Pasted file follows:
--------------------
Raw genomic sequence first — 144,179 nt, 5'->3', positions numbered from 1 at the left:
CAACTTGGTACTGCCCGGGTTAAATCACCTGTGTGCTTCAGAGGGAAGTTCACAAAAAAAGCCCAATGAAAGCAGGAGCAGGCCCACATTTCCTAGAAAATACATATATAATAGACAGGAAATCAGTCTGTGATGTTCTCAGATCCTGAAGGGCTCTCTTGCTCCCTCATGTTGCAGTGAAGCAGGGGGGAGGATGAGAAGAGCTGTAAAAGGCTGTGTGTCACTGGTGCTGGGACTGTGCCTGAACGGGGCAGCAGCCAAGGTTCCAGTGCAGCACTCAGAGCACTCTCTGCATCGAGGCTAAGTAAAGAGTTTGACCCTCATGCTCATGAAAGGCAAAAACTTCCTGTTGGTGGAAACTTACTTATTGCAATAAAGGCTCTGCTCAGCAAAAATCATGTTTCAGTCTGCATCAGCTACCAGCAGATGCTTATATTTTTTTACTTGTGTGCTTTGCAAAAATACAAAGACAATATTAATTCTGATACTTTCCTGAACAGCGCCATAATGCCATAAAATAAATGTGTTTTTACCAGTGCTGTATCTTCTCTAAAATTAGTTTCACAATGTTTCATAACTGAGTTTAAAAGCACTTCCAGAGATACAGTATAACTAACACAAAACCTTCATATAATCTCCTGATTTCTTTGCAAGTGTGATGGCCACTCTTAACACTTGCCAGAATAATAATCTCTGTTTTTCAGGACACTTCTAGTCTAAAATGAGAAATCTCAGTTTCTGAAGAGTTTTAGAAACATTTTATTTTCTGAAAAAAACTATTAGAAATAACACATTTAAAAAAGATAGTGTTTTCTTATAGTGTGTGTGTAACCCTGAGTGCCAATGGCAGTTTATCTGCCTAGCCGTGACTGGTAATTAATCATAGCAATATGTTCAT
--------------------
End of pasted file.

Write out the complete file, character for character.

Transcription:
Raw genomic sequence first — 144,179 nt, 5'->3', positions numbered from 1 at the left:
CAACTTGGTACTGCCCGGGTTAAATCACCTGTGTGCTTCAGAGGGAAGTTCACAAAAAAAGCCCAATGAAAGCAGGAGCAGGCCCACATTTCCTAGAAAATACATATATAATAGACAGGAAATCAGTCTGTGATGTTCTCAGATCCTGAAGGGCTCTCTTGCTCCCTCATGTTGCAGTGAAGCAGGGGGGAGGATGAGAAGAGCTGTAAAAGGCTGTGTGTCACTGGTGCTGGGACTGTGCCTGAACGGGGCAGCAGCCAAGGTTCCAGTGCAGCACTCAGAGCACTCTCTGCATCGAGGCTAAGTAAAGAGTTTGACCCTCATGCTCATGAAAGGCAAAAACTTCCTGTTGGTGGAAACTTACTTATTGCAATAAAGGCTCTGCTCAGCAAAAATCATGTTTCAGTCTGCATCAGCTACCAGCAGATGCTTATATTTTTTTACTTGTGTGCTTTGCAAAAATACAAAGACAATATTAATTCTGATACTTTCCTGAACAGCGCCATAATGCCATAAAATAAATGTGTTTTTACCAGTGCTGTATCTTCTCTAAAATTAGTTTCACAATGTTTCATAACTGAGTTTAAAAGCACTTCCAGAGATACAGTATAACTAACACAAAACCTTCATATAATCTCCTGATTTCTTTGCAAGTGTGATGGCCACTCTTAACACTTGCCAGAATAATAATCTCTGTTTTTCAGGACACTTCTAGTCTAAAATGAGAAATCTCAGTTTCTGAAGAGTTTTAGAAACATTTTATTTTCTGAAAAAAACTATTAGAAATAACACATTTAAAAAAGATAGTGTTTTCTTATAGTGTGTGTGTAACCCTGAGTGCCAATGGCAGTTTATCTGCCTAGCCGTGACTGGTAATTAATCATAGCAATATGTTCAT